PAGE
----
In other groups, osteoderm features are only of secondary importance for the identification of kinship relationships, but are of genealogical importance because their change in shape is accompanied by a change in function - as in crocodiles, whose osteoderm system is closely related to the functioning of the musculoskeletal system - and therefore, factors that control the evolution of these groups can be identified.

Developmental biology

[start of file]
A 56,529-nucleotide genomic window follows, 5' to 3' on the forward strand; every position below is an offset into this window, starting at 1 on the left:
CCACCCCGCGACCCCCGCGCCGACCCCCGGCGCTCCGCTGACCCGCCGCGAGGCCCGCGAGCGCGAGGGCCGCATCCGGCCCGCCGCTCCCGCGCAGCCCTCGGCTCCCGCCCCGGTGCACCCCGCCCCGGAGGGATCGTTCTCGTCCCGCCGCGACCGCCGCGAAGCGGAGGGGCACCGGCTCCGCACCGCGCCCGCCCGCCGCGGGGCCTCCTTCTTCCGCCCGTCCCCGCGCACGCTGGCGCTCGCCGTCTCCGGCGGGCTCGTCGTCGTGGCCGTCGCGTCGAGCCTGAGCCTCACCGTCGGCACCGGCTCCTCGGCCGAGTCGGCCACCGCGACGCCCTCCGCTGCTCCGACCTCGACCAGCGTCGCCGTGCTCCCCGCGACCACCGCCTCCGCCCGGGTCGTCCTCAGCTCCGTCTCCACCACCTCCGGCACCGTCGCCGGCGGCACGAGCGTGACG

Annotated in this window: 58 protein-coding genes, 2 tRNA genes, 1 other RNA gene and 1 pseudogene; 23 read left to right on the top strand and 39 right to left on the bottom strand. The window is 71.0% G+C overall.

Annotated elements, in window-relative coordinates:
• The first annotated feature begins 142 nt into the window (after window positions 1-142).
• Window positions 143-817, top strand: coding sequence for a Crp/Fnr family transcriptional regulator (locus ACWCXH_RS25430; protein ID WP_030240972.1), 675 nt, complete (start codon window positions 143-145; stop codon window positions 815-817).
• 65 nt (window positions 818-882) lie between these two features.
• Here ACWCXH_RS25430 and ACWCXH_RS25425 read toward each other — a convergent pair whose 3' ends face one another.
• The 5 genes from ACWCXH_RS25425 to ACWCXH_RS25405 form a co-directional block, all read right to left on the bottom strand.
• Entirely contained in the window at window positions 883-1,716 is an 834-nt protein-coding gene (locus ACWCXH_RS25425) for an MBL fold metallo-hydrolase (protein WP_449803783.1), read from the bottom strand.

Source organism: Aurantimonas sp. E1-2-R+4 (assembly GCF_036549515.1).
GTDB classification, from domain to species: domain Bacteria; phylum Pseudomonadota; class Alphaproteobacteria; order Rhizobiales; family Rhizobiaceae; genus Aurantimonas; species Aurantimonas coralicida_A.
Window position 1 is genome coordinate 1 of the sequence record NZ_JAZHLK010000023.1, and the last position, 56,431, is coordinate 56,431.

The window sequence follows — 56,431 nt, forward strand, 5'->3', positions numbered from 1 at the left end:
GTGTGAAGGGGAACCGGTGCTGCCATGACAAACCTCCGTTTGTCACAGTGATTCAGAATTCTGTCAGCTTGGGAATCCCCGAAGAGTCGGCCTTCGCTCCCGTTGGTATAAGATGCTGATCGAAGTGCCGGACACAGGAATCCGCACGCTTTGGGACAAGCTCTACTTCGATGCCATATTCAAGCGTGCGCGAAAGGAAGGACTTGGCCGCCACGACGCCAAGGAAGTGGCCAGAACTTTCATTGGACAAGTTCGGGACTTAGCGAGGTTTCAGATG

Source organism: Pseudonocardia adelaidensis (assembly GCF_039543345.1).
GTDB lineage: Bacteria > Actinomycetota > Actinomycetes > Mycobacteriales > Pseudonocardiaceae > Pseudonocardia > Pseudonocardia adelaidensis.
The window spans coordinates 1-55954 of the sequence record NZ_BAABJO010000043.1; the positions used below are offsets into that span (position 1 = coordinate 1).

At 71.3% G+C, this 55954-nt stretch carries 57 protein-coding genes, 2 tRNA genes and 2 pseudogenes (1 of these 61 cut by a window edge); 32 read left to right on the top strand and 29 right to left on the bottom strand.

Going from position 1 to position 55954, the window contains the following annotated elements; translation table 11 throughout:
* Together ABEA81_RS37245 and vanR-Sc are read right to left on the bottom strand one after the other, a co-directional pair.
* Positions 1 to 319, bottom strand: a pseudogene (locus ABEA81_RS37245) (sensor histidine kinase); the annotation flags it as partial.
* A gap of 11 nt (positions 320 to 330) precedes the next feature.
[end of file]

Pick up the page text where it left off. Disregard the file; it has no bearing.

More recent studies on osteoderm histology and on the skin of osteoderm carriers who are alive today mostly attempt to make statements about the structure, development and changes in osteoderms in the course of individual development. This is necessary because, on the one hand, an evolutionary change in the appearance and function of the osteoderms often manifests itself in the form of changes in the formation and growth processes and, on the other hand, a common origin of different types of skin ossification can be proven or refuted based on similarities and differences in the developmental processes . For example, based on developmental findings, the osteoderms of certain extinct reptile groups could be excluded as precursor structures of the turtle shell. With regard to the need to clarify evolutionary processes with the aid of developmental methods and data, osteoderms are a typical research subject in evolutionary developmental biology .